My apologies for the disjointed nature of this review. I’m really tired.
– this is a very talky book, with some dwelling upon metaphysics. It doesn’t contain any scifi blasting action.
– the Reveal is simply this: that the entire book is just setup for the rest of the Childe Cycle. And as such….it feels like a cheat when read on its own.
– while some of the plot devices and twists are explained in the grand reveal at the end…they are explained without being put to good use.
– an off-putting protagonist–arrogant, sure; but someone with an instinctive sense of rightness needs to have that confirmed now and again. It is confirmed–but not until the end.
– Still, Formain is very identifiable, *cough* at least to *cough*:
“It was extremely difficult for him to add two and two and get four. It was exceedingly simple and natural for him to contemplate two by itself, as an isolated element, and find four as an implied, characteristic possibility of it.
He looked out on all existence through a window that revealed only unique elements. He approached everything in terms of isolates. Isolates and their implied possibilities of characteristics. All time, for example, was implied in any single moment that he might choose to examine. But the moment itself was unique and unalterably separated from any other moment, even though the other moment also implied all of time.”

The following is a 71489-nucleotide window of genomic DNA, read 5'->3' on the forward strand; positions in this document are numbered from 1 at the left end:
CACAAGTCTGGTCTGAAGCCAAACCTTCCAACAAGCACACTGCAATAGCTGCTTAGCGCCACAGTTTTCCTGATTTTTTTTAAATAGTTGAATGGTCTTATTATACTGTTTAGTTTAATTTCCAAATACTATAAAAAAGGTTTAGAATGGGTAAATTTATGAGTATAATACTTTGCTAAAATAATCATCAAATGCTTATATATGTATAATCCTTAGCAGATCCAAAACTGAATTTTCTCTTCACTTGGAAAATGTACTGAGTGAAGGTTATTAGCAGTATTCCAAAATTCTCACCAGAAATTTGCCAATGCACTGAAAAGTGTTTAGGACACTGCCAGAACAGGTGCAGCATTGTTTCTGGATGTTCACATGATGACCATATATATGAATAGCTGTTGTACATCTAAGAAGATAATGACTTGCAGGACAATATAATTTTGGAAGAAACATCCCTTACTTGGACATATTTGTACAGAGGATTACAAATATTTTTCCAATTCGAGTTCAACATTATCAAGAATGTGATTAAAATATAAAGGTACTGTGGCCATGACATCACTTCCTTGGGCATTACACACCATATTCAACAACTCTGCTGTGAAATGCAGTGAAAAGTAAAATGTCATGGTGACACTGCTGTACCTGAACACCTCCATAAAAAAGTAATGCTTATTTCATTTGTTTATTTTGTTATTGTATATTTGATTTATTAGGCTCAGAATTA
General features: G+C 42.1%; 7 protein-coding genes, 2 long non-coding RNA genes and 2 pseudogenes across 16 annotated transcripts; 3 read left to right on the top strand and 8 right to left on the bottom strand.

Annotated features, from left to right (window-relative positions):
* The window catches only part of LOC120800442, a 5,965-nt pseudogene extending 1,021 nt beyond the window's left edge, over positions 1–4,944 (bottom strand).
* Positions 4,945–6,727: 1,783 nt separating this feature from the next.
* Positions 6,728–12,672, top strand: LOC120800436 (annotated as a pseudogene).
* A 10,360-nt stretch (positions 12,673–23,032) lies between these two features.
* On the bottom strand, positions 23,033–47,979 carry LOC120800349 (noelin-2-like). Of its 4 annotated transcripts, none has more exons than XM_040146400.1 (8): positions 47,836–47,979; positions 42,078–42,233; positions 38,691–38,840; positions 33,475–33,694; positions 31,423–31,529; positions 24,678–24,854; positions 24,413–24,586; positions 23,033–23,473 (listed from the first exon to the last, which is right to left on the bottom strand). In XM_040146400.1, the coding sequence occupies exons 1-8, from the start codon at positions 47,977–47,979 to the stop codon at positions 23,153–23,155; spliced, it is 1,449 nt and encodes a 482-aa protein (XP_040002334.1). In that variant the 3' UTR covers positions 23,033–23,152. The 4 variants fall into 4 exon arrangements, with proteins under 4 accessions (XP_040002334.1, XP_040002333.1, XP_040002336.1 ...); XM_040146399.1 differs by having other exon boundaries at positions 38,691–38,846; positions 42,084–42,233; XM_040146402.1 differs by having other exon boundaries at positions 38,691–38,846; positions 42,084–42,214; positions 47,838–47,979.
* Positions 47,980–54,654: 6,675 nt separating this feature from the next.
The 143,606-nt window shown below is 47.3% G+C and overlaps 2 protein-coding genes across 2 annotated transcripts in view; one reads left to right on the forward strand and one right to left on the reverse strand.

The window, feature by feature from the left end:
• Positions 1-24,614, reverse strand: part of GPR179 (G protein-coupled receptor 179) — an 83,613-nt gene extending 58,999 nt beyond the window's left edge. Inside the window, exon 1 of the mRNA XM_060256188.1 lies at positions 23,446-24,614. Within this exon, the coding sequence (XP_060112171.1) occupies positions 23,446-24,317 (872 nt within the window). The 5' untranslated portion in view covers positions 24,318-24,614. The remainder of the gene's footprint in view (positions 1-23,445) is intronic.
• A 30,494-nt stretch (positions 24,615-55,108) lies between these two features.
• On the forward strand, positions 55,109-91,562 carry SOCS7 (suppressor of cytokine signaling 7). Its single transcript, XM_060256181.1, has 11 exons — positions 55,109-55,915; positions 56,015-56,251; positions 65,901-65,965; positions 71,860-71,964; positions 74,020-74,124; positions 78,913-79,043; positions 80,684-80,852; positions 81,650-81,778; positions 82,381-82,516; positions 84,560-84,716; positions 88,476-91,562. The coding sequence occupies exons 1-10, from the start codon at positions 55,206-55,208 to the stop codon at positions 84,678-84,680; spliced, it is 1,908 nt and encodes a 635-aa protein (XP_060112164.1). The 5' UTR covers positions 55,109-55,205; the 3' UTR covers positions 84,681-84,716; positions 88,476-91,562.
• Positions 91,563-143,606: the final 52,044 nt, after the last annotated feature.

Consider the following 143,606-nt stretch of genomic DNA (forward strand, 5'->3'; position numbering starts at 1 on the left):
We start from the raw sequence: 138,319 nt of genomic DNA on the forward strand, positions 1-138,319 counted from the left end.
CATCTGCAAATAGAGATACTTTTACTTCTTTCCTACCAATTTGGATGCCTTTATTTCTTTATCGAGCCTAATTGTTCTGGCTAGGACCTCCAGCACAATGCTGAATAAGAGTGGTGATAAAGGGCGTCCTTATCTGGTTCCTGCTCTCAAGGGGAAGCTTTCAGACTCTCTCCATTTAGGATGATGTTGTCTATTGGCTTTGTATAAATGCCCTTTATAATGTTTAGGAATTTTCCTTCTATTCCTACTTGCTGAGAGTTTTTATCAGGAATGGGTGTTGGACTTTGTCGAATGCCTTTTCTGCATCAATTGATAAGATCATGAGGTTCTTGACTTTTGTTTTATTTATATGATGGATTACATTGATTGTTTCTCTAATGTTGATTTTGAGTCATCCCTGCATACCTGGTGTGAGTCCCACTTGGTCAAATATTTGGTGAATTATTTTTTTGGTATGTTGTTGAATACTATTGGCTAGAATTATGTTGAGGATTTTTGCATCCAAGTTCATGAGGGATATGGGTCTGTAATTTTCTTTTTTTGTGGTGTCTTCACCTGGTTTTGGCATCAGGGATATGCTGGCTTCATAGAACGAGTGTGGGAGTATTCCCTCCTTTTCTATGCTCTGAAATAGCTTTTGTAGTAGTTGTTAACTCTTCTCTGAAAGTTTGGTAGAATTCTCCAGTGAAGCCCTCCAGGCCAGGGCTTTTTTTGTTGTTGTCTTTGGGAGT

– Plot: a man discovers himself…literally. And…um, that’s almost about all.
– Characters: meh. (OK, I typed that as “men,” twice. I think my subconscious identity may be trying to express an opinion)
– standout scenes: Formain’s journey from the cold locker where his new body was stored, to his place at the final confrontation–without thawing out first. The Reveal that Central Complex is real, is intelligent, and takes its position not as an enemy, but a guardian of humanity. An unimaginitive hack (James Cameron. Joss Whedon. Jar Jar Abrams.) would have made CenCom a one-dimensional computer who wants to destroy humanity-villain, because computer.
– I’ve read so much Dickson that it’s like hearing an old friend’s voice after a long time. And he’s a guy who can tell the best kind of stories, you know? He can tell funny ones, sad ones, scary ones, and ones that make you cry and think at the same time. And all the stories you tell have an echo of his voice in them, continuing on down.
Rated: Four for Dorsai!
One thought on “Necromancer – Gordon R. Dickson”